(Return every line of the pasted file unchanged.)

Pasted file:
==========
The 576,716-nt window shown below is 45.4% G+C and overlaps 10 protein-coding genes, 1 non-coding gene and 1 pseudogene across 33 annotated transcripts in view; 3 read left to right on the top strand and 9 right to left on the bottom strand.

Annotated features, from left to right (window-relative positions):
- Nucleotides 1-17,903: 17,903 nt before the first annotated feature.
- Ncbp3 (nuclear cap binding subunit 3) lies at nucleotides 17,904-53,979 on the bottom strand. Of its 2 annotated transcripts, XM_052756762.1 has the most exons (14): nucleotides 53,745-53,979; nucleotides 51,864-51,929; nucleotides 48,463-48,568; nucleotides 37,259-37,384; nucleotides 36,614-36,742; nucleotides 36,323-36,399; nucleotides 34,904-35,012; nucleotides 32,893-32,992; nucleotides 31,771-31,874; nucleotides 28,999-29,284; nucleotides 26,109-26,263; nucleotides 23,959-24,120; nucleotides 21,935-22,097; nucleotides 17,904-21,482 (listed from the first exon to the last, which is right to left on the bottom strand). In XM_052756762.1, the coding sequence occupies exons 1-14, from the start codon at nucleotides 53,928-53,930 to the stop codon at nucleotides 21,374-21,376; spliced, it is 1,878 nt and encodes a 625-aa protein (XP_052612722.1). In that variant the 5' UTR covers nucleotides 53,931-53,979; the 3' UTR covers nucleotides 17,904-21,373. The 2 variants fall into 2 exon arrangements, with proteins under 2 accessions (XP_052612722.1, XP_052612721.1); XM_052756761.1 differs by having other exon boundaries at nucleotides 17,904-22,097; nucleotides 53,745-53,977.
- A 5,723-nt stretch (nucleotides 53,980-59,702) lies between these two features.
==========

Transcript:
The 576,716-nt window shown below is 45.4% G+C and overlaps 10 protein-coding genes, 1 non-coding gene and 1 pseudogene across 33 annotated transcripts in view; 3 read left to right on the top strand and 9 right to left on the bottom strand.

Annotated features, from left to right (window-relative positions):
- Nucleotides 1-17,903: 17,903 nt before the first annotated feature.
- Ncbp3 (nuclear cap binding subunit 3) lies at nucleotides 17,904-53,979 on the bottom strand. Of its 2 annotated transcripts, XM_052756762.1 has the most exons (14): nucleotides 53,745-53,979; nucleotides 51,864-51,929; nucleotides 48,463-48,568; nucleotides 37,259-37,384; nucleotides 36,614-36,742; nucleotides 36,323-36,399; nucleotides 34,904-35,012; nucleotides 32,893-32,992; nucleotides 31,771-31,874; nucleotides 28,999-29,284; nucleotides 26,109-26,263; nucleotides 23,959-24,120; nucleotides 21,935-22,097; nucleotides 17,904-21,482 (listed from the first exon to the last, which is right to left on the bottom strand). In XM_052756762.1, the coding sequence occupies exons 1-14, from the start codon at nucleotides 53,928-53,930 to the stop codon at nucleotides 21,374-21,376; spliced, it is 1,878 nt and encodes a 625-aa protein (XP_052612722.1). In that variant the 5' UTR covers nucleotides 53,931-53,979; the 3' UTR covers nucleotides 17,904-21,373. The 2 variants fall into 2 exon arrangements, with proteins under 2 accessions (XP_052612722.1, XP_052612721.1); XM_052756761.1 differs by having other exon boundaries at nucleotides 17,904-22,097; nucleotides 53,745-53,977.
- A 5,723-nt stretch (nucleotides 53,980-59,702) lies between these two features.